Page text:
Burke Baby Dental Care for Infants, Toddlers
Golden Pediatric Dentistry & Orthodontics provides expert baby dental care for children of all ages, including newborns, infants, and toddlers. We’ve written this informative article on Baby Dental Care to educate new parents on their babies dental needs. We answer many questions new parents have concerning how to provide dental care for their baby.
How Do I Care For My Babies Teeth?
Caring for Baby’s Gums
You may begin caring for baby’s gums right away. In the beginning, the baby dental care you provide won’t involve a toothbrush and toothpaste yet. Instead, take the following steps:
- Use a soft, lightly moistened washcloth or hand towel to gently wipe your baby’s gums at least twice a day.
- Remember to especially wipe your baby’s gums after feedings and right before bedtime.
This will prevent bacteria from clinging to gums which can leave a sticky plaque behind that damages infant teeth as they come in.
When Do Baby Teeth Come In?
Brushing Baby’s Teeth
When your babies first teeth start to pop up, you can graduate to a toothbrush. Until that happens we recommend that you use one with a:
- large handle
- soft brush
- small head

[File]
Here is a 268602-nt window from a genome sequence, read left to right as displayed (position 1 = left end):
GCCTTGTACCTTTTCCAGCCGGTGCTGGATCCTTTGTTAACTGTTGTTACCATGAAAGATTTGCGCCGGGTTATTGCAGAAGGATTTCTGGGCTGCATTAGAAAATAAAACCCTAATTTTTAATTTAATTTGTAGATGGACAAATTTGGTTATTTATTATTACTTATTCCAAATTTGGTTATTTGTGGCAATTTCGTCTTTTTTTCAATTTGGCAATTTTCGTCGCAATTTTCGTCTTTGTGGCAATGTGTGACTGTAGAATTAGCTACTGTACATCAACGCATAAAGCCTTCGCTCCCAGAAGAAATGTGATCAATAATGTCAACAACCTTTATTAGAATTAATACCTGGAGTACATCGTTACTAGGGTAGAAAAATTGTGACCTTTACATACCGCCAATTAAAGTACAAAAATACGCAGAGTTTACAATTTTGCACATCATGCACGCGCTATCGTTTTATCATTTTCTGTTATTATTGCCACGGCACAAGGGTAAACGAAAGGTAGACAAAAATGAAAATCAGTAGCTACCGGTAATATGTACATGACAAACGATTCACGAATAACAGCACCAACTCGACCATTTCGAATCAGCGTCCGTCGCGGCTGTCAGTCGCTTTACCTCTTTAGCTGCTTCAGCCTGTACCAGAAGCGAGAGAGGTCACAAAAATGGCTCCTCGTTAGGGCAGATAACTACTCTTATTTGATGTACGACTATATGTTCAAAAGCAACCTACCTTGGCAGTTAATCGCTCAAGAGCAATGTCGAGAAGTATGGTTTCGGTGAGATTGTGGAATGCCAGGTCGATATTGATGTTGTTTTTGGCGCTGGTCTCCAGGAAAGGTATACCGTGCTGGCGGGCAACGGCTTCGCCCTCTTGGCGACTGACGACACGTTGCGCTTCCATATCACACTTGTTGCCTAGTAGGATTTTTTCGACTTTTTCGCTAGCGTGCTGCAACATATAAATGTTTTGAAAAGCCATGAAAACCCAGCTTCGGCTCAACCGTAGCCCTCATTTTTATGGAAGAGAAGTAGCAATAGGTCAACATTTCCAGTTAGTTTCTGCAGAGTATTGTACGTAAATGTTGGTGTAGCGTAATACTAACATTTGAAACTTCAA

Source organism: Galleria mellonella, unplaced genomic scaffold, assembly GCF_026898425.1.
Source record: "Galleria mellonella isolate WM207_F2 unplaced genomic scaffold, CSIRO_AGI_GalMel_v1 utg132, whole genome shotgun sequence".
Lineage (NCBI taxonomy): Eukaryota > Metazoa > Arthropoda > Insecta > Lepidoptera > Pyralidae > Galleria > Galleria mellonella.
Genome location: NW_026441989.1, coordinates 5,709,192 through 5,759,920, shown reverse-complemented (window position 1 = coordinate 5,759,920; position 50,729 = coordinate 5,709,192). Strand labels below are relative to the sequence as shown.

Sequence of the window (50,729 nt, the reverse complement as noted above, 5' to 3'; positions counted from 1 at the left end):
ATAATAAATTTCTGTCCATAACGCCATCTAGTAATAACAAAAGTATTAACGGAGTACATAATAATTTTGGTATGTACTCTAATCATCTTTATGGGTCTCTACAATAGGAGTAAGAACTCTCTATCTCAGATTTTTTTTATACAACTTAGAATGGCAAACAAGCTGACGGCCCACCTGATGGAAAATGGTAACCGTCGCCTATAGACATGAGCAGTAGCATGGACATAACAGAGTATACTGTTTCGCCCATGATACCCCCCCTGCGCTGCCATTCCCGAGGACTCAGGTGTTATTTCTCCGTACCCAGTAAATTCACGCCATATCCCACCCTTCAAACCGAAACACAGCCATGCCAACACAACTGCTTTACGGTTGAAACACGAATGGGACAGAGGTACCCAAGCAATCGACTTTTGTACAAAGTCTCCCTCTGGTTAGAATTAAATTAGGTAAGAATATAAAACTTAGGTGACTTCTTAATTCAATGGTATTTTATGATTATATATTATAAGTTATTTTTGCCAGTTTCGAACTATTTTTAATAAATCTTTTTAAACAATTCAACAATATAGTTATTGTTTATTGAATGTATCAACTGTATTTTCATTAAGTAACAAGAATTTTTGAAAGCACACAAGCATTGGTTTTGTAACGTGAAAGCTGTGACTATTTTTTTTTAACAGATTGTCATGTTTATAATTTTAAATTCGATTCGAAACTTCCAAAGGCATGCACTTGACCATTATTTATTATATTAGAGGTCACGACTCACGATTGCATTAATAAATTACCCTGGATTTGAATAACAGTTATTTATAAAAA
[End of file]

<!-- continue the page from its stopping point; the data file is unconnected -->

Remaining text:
Just wet the toothbrush at first. When you notice teeth begin to erupt, you should start using toothpaste (about the size of a grain of rice). You can increase to pea-sized amounts of fluoride toothpaste when your child is around 3 years of age. Gently brush all around your babies teeth — front and back.
It’s recommend that you brush your baby’s teeth until they are old enough to hold the toothbrush. Continue to supervise the process until your child can rinse and spit without help. That usually happens at around age 5 or 6.
The best form of baby dental care is to keep a vigilant lookout for signs of baby tooth decay — brown or white spots or pits on the teeth. If you notice any problems, take your child to a pediatric dentist for an exam.
When Should I Take My Baby To The Dentist?
Experts all agree that you should take your baby to the dentist by their 1st birthday and certainly before their 2nd birthday. The general rule of thumb is that when you notice teeth begin to erupt, your baby should see a dentist. Our Burke Pediatric Dentist office sees children of all ages from infant all the way through adolesence.
What To Do When Your Baby Starts Teething
These tips can help relieve your baby’s discomfort.
- Give your baby a cold teething ring or a cold cloth to chew or suck on.
- Rub your finger on your baby’s gums.
- Ask your Pediatrician if your baby can have infant acetaminophen (Tylenol). NOT aspirin.
- Ask your doctor before using teething gels or tablets.
Preventing Cavities In Baby Teeth
You should avoid giving your child fruit juices, sodas, or sugary drinks. Also avoid putting anything sweet — such as sugar or honey — on your baby’s pacifier. Sweet drinks — even milk — can settle on the teeth. This can lead to baby tooth decay — also known as “bottle rot”. Bacteria feed on the sugar from sweet drinks and produce acid, which attacks baby’s teeth. Experts are also saying that you should avoid kissing your child on the lips until their teeth are formed.
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